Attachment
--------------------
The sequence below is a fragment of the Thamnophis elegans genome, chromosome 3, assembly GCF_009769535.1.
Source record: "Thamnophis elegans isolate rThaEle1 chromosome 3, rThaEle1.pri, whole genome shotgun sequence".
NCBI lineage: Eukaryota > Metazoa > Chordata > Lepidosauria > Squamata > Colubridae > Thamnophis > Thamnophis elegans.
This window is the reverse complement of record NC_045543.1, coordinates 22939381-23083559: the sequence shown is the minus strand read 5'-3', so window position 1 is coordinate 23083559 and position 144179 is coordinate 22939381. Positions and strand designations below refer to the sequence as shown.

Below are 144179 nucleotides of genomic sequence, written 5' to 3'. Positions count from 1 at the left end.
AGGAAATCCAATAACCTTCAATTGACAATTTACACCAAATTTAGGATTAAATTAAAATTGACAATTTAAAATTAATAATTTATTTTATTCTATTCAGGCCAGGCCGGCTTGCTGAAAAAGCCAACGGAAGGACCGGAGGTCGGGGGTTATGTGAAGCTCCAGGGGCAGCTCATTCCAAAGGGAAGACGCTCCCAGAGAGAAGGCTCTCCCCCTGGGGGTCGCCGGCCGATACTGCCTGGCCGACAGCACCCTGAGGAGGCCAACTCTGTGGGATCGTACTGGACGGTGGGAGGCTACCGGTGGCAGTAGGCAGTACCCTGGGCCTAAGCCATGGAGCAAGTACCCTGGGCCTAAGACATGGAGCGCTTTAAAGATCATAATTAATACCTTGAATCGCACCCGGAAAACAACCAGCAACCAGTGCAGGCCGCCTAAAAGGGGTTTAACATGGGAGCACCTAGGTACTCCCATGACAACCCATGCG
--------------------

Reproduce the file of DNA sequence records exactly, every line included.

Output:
The sequence below is a fragment of the Thamnophis elegans genome, chromosome 3, assembly GCF_009769535.1.
Source record: "Thamnophis elegans isolate rThaEle1 chromosome 3, rThaEle1.pri, whole genome shotgun sequence".
NCBI lineage: Eukaryota > Metazoa > Chordata > Lepidosauria > Squamata > Colubridae > Thamnophis > Thamnophis elegans.
This window is the reverse complement of record NC_045543.1, coordinates 22939381-23083559: the sequence shown is the minus strand read 5'-3', so window position 1 is coordinate 23083559 and position 144179 is coordinate 22939381. Positions and strand designations below refer to the sequence as shown.

Below are 144179 nucleotides of genomic sequence, written 5' to 3'. Positions count from 1 at the left end.
AGGAAATCCAATAACCTTCAATTGACAATTTACACCAAATTTAGGATTAAATTAAAATTGACAATTTAAAATTAATAATTTATTTTATTCTATTCAGGCCAGGCCGGCTTGCTGAAAAAGCCAACGGAAGGACCGGAGGTCGGGGGTTATGTGAAGCTCCAGGGGCAGCTCATTCCAAAGGGAAGACGCTCCCAGAGAGAAGGCTCTCCCCCTGGGGGTCGCCGGCCGATACTGCCTGGCCGACAGCACCCTGAGGAGGCCAACTCTGTGGGATCGTACTGGACGGTGGGAGGCTACCGGTGGCAGTAGGCAGTACCCTGGGCCTAAGCCATGGAGCAAGTACCCTGGGCCTAAGACATGGAGCGCTTTAAAGATCATAATTAATACCTTGAATCGCACCCGGAAAACAACCAGCAACCAGTGCAGGCCGCCTAAAAGGGGTTTAACATGGGAGCACCTAGGTACTCCCATGACAACCCATGCG